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Pasco County balks at solar suit settlement

Two residents proposed a $165,000 payment to end litigation over a planned solar farm in Blanton.

DADE CITY — Residents battling a solar farm in rural east Pasco offered to drop their legal challenges in exchange for $165,000. On Tuesday, Pasco County officials rejected the offer.

Without comment, Pasco County commissioners voted to follow their legal staff’s recommendation to continue defending the county against separate legal challenges from Robert Dammers and Sandra Noble. Both live near the property in Blanton that Tampa Electric Co. acquired for a solar farm.

Noble’s attorney, Rena Upshaw-Frazier, and Dammers’ lawyer, Susan Johnson-Valez, both declined comment.

Dammers, of Dionna Way, is appealing a Sept. 11 decision from Administrative Judge Francine M. Ffolkes. She rejected his arguments that a June 2018 county ordinance ran contrary to the protections guaranteed to rural northeast Pasco in the county’s land-use plan.

The county commission adopted the ordinance, allowing solar farms in agricultural districts, after it approved Tampa Electric Co.’s proposal to build a 55-megawatt solar facility on both sides of Blanton Road near the east Pasco campus of Pasco-Hernando State College.

Noble, of Zia Ridge Lane filed suits in Pasco Circuit Court against the county and Tampa Electric Co., which plans to install 470,000 solar panels on the 382 acres. The utility paid more than $6.8 million for the land in 2018. Among the sellers were Sen. Wilton Simpson, R-Trilby, and his wife, Kathy, who received nearly $4.45 million for 252 acres.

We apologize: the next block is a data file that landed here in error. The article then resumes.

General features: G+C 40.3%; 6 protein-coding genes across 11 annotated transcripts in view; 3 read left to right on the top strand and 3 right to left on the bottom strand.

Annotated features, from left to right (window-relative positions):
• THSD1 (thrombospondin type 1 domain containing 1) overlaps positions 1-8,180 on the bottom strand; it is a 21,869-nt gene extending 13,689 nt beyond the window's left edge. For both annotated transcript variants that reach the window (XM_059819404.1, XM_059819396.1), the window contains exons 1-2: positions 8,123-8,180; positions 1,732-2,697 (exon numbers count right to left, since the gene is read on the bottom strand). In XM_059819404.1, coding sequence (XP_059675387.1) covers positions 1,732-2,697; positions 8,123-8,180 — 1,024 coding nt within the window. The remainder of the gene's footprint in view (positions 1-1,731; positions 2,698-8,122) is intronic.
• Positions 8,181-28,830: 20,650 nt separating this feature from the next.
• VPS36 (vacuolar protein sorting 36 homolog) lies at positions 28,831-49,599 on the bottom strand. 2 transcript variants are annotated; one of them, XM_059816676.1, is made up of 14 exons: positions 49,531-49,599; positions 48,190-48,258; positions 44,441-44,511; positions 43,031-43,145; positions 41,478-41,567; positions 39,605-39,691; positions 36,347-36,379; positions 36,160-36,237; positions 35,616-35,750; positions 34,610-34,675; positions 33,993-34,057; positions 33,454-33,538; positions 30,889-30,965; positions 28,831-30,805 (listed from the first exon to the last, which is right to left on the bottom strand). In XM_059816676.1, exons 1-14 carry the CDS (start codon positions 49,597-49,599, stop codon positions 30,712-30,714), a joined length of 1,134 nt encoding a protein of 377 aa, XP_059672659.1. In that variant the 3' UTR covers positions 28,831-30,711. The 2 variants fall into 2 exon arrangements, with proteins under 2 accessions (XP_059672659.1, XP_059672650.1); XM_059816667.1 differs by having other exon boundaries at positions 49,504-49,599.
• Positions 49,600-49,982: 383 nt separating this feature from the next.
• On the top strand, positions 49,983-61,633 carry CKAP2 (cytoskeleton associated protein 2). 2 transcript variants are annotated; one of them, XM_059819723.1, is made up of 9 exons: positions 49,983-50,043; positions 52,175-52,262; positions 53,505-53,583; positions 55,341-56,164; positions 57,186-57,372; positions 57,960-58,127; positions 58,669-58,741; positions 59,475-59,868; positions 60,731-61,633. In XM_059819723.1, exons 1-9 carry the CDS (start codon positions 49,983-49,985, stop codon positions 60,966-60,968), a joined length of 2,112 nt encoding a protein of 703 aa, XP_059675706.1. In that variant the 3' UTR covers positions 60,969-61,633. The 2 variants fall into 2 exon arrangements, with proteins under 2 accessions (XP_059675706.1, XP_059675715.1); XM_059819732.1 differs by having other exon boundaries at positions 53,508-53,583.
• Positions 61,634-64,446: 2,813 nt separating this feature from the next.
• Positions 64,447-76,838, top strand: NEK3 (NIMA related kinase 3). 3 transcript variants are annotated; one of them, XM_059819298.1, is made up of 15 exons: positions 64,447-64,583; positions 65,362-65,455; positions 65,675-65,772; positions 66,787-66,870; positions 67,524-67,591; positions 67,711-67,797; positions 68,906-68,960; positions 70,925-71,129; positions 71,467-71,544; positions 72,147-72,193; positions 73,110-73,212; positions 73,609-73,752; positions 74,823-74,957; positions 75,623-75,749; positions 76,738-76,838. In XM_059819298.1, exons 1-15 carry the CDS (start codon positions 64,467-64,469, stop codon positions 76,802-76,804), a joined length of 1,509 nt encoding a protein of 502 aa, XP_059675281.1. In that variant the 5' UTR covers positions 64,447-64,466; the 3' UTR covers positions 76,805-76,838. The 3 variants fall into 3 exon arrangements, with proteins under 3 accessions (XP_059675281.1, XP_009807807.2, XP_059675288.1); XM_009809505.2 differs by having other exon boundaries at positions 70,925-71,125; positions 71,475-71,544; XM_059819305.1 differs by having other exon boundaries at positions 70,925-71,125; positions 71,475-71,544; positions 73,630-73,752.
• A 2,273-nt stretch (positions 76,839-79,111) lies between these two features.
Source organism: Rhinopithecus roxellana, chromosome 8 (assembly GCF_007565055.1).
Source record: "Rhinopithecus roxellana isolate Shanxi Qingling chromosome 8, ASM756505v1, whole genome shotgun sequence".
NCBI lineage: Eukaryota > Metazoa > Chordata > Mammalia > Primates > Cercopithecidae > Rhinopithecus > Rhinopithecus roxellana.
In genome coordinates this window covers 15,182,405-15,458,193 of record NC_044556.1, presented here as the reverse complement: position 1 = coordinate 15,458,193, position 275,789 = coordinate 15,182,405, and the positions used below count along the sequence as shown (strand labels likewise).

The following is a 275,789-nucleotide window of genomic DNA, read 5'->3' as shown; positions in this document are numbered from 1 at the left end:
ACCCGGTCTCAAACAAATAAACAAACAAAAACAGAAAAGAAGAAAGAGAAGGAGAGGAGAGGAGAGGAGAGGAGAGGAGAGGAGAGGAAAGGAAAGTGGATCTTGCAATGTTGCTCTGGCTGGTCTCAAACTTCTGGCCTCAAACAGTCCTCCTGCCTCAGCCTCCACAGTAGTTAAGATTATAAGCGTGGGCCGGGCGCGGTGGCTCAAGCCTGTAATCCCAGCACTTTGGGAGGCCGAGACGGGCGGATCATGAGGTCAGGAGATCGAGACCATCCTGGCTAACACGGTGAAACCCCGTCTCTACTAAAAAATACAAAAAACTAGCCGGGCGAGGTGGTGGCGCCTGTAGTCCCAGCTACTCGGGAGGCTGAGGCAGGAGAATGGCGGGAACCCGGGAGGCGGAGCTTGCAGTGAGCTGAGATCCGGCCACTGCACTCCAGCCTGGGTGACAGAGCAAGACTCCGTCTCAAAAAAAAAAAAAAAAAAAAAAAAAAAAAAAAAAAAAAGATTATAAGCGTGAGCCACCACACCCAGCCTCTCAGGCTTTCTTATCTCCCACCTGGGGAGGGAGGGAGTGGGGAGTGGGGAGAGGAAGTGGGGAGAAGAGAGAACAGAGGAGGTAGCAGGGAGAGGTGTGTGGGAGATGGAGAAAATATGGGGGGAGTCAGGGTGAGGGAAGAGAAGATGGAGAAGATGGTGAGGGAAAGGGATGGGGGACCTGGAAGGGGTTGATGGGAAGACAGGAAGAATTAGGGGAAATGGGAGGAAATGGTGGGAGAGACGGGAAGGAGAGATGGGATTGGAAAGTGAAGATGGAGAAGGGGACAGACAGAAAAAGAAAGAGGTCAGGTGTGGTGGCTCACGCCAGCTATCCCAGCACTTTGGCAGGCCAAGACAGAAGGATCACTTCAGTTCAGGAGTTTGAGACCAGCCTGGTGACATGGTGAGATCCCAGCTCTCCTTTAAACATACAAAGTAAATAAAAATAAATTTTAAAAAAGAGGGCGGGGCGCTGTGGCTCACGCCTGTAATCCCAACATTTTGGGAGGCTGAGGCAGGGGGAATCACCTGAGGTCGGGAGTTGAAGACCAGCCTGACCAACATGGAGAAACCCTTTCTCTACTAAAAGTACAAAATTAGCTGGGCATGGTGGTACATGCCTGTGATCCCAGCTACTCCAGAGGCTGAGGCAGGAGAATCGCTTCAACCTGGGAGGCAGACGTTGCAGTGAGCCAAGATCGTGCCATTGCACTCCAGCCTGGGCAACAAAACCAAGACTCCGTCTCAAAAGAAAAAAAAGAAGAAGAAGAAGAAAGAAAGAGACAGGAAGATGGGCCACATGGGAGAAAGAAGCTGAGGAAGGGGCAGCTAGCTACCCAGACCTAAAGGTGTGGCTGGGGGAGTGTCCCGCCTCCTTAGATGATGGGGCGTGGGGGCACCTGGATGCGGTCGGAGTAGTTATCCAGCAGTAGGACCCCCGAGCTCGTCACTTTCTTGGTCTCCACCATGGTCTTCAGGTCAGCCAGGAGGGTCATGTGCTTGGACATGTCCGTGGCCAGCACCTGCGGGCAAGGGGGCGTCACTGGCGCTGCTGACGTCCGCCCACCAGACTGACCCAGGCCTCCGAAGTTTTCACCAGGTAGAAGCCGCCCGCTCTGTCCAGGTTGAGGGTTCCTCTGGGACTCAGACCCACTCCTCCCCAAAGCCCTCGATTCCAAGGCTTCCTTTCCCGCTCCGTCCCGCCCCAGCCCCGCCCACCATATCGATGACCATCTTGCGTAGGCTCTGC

The Pasco County Planning Commission approved the utility’s plan in April 2018, granting a so-called special exception permit for the plant. Neighbors argued that the solar facility equated to a heavy industrial use in an agricultural area that was guaranteed development protections in the county’s comprehensive land plan.

Noble and another neighbor appealed the Planning Commission decision to the full county commission. But after a hearing in September 2018, commissioners affirmed their earlier approval, saying state law didn’t allow them to prohibit solar energy collectors.

In a Circuit Court filing, Noble asked the court to review the county commission’s decision denying the appeal, saying it violated her right to due process. A three-judge panel in the Circuit Court’s Appellate Division rejected her claim in a September ruling.

Separately, Noble filed a lawsuit against the county seeking an injunction to block the power plant. She raised arguments, similar to Dammers, that the solar farm violated the county’s comprehensive land plan by allowing industrial development in a rural area with rolling hills and scenic vistas that are supposed to be safeguarded from sprawl. That suit is pending.

Both plaintiffs offered a joint settlement to the county in which Dammers would withdraw his appeal and Noble would dismiss her pending action and waive any appeals to the September ruling in exchange for $165,000, according to a memorandum to commissioners from Chief Assistant County Attorney David Goldstein.

Tampa Electric rejected a similar offer from Dammers and Nobles, Goldstein said. The commission followed suit on Tuesday.

A Tampa Electric spokeswoman said Monday that the company continues to consider the Pasco County site for a future solar project.